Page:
The History Of The Decline And Fall Of The Roman Empire, 3; With Maps

Paperback | December 31, 2011

byEdward Gibbon

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Book may have numerous typos, missing text, images, or index. Purchasers can download a free scanned copy of the original book (without typos) from the publisher. 1841. Excerpt: ... The silence or ambiguity of the laws was supplied by the occasional Edict* of those magistrates who were invested with the honours of the state.(33)t Thii ancient prerogative of the Roman kings, was transferred, in their respective offices, to the consuls and dictators, the censors and prators; and a similar right was assumed by the tribunes of the people, the ediles, and the proconsuls. At Rome, and in the provinces, the duties pi the subject, and the intentions of the governor, were proclaimed; and the civil jurisprudence was reformed by the annual edicts of the supreme judge, the praetor of the city.* As soon as he ascended the tribunal, he announced by the voice of (he crier, and afterward inscribed on a white wall, the rules which he proposed to follow in the decision of doubtful cases, and the relief which his equity would afford from the precise rigour of ancient statutes. A principle of discretion more congenial to monarchy was introduced into the republic: the art of respecting the name, and eluding the efficacy, of the laws, was improved by successive praetors; subtleties and fictions were invented to defeat the plainest meaning of the Decemvirs, and where the end was salutary, the means were frequently absurd. The secret or probable wish of the dead was suffered to prevail over the order of succession and the forms of testaments; and the claimant, who was excluded from the character of heir, accepted with equal pleasure from an indulgent praetor the possession of the goods of his late kinsman or benefactor. In the redress of private wrongs, compensations and fines were substituted to the obsolete rigour of the twelve tables; time and space were annihilated by fanciful suppositions; and the plea of youth, or fraud, or violence, annulled the obligation, or excused the perfo...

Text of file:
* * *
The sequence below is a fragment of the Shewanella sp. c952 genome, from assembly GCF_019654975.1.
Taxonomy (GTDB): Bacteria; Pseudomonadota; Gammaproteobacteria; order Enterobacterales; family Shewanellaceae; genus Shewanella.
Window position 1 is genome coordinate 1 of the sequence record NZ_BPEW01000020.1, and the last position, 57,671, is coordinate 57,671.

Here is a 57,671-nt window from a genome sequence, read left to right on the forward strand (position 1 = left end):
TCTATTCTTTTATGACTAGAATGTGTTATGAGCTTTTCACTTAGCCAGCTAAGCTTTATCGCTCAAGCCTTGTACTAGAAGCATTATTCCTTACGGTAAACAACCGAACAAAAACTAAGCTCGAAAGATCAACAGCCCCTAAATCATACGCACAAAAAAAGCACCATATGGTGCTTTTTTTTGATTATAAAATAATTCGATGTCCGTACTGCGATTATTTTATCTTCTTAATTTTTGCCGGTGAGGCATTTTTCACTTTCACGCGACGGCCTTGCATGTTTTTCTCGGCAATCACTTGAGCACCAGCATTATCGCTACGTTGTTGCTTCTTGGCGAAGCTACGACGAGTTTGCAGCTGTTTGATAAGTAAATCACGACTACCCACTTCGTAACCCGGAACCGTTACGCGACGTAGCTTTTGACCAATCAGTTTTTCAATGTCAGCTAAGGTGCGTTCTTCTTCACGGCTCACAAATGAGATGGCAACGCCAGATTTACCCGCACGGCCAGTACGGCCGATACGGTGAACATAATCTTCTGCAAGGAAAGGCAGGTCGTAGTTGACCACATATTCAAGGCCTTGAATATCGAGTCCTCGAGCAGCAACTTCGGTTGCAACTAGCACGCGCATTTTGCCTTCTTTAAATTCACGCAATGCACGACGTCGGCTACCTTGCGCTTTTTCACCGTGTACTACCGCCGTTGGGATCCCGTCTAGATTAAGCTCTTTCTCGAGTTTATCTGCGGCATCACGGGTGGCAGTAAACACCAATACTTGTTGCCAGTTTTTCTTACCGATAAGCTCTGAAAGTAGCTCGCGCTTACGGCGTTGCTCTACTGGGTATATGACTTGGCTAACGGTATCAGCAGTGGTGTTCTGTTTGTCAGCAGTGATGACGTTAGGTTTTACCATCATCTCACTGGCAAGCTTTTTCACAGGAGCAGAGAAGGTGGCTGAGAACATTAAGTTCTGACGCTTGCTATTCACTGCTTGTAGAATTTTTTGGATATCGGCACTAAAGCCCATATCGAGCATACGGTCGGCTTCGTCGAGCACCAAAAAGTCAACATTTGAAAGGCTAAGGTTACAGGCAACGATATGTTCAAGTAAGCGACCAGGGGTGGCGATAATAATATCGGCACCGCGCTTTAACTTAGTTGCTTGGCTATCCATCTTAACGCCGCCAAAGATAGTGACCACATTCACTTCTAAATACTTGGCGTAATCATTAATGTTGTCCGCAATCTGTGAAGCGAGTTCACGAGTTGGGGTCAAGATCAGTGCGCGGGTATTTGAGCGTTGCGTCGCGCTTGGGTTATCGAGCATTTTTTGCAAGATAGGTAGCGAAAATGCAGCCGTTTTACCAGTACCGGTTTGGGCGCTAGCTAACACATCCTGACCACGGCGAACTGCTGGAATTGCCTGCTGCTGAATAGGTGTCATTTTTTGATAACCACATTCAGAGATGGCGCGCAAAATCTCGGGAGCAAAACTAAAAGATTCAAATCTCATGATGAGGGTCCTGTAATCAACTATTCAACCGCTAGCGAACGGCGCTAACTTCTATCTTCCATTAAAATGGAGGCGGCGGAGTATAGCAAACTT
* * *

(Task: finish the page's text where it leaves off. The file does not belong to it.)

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Book may have numerous typos, missing text, images, or index. Purchasers can download a free scanned copy of the original book (without typos) from the publisher. 1841. Excerpt: ... The silence or ambiguity of the laws was supplied by the occasional Edict* of those magistrates who were invested with the honours of the state.(33)t Thii...

Format:PaperbackDimensions:358 pages, 9.69 × 7.44 × 0.74 inPublished:December 31, 2011Publisher:General Books LLCLanguage:English

The following ISBNs are associated with this title:

ISBN - 10:0217115632

ISBN - 13:9780217115636

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